Dental Records for Deceased Patients - A Part of Your Records Release Policy

To effectively guard protected health information, your dental practice should have a records release policy. When forming or updating this policy you need to make sure it includes information on how to handle a deceased patient's records.

Does your dental practice have a records release policy? If so, does this policy include information on how to handle the records of a deceased patient? To effectively guard protected health information (PHI), your practice should have both in place.

While HIPAA sets the minimum requirement for privacy from the federal level, state regulations can be more stringent when it comes to releasing PHI. For this reason, when the issue arises as to whom, what and when records of deceased patients can be released, it is always wise to check with your attorney and/or state association.

To help you better understand patient privacy and how it relates to your office policies, here are a few highlights of the 2013 HIPAA OMNIBUS Final Rule:

What do dentists need to know about the Final Rule when designing a records release policy?

Under the Final Rule, privacy rights are suspended 50 years after a patient’s date of death – requiring no authorization for release. After 50 years, a covered entity (CE) may determine their own privacy protections, but they cannot justify them as a HIPAA requirement.

It is important to note that sensitive information and state laws could require greater privacy protection. Elements that could be classified as sensitive include: information on HIV/AIDS, substance abuse, mental health and/or psychotherapy notes.

Can patient records be accessed prior to 50 years?

A patient’s designated personal representative or legal executor has a right under law to access the records. Legal documents to establish the right to records include: a copy of the death certificate, a court document establishing executorship or a court order. If no designee is named by the decedent, state law will determine who possesses the right to access.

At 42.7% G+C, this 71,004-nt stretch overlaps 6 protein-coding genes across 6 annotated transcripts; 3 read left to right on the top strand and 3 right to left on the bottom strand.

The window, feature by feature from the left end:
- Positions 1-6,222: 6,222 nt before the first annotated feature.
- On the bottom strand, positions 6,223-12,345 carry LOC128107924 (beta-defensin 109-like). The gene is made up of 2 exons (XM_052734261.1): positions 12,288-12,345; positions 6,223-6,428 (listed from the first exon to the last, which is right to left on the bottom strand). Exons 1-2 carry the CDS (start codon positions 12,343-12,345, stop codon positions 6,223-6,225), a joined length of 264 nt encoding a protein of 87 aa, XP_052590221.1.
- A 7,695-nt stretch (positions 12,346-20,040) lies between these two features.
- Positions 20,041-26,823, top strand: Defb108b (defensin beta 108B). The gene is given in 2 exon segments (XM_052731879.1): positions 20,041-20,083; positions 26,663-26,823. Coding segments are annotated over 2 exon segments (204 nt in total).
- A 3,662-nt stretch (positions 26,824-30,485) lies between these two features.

Individuals who had access to the records prior to death continue to have access, unless this is inconsistent with the expressed wishes of the decedent prior to death. This includes family members, relatives and others who were involved in the care or payment prior to death. This also includes surviving family members who need the decedent’s PHI for their own healthcare treatment.

However, reasonable assurance by the CE is necessary to ensure that the:

  • Individual requesting records indicates a relationship to the decedent or offers sufficient details about the decedent’s circumstances prior to death to demonstrate involvement in their care and that the information is relevant to the person(s) requesting involvement with the decedent’s care or payment.

It is important to note that if a CE is uncomfortable with releasing PHI under the provision due to questions about an individual’s relationship to the decedent, the CE is not required to provide the PHI.

Is the 50 year rule a record retention requirement?

A CE may destroy medical records consistent with the time periods of their state regulations or other applicable law requirements.

Remember, being proactive with an established records release policy prior to a situation arising can improve the experience for all involved.

For more information on this topic, check out AHIMA’s document on Privacy After Death

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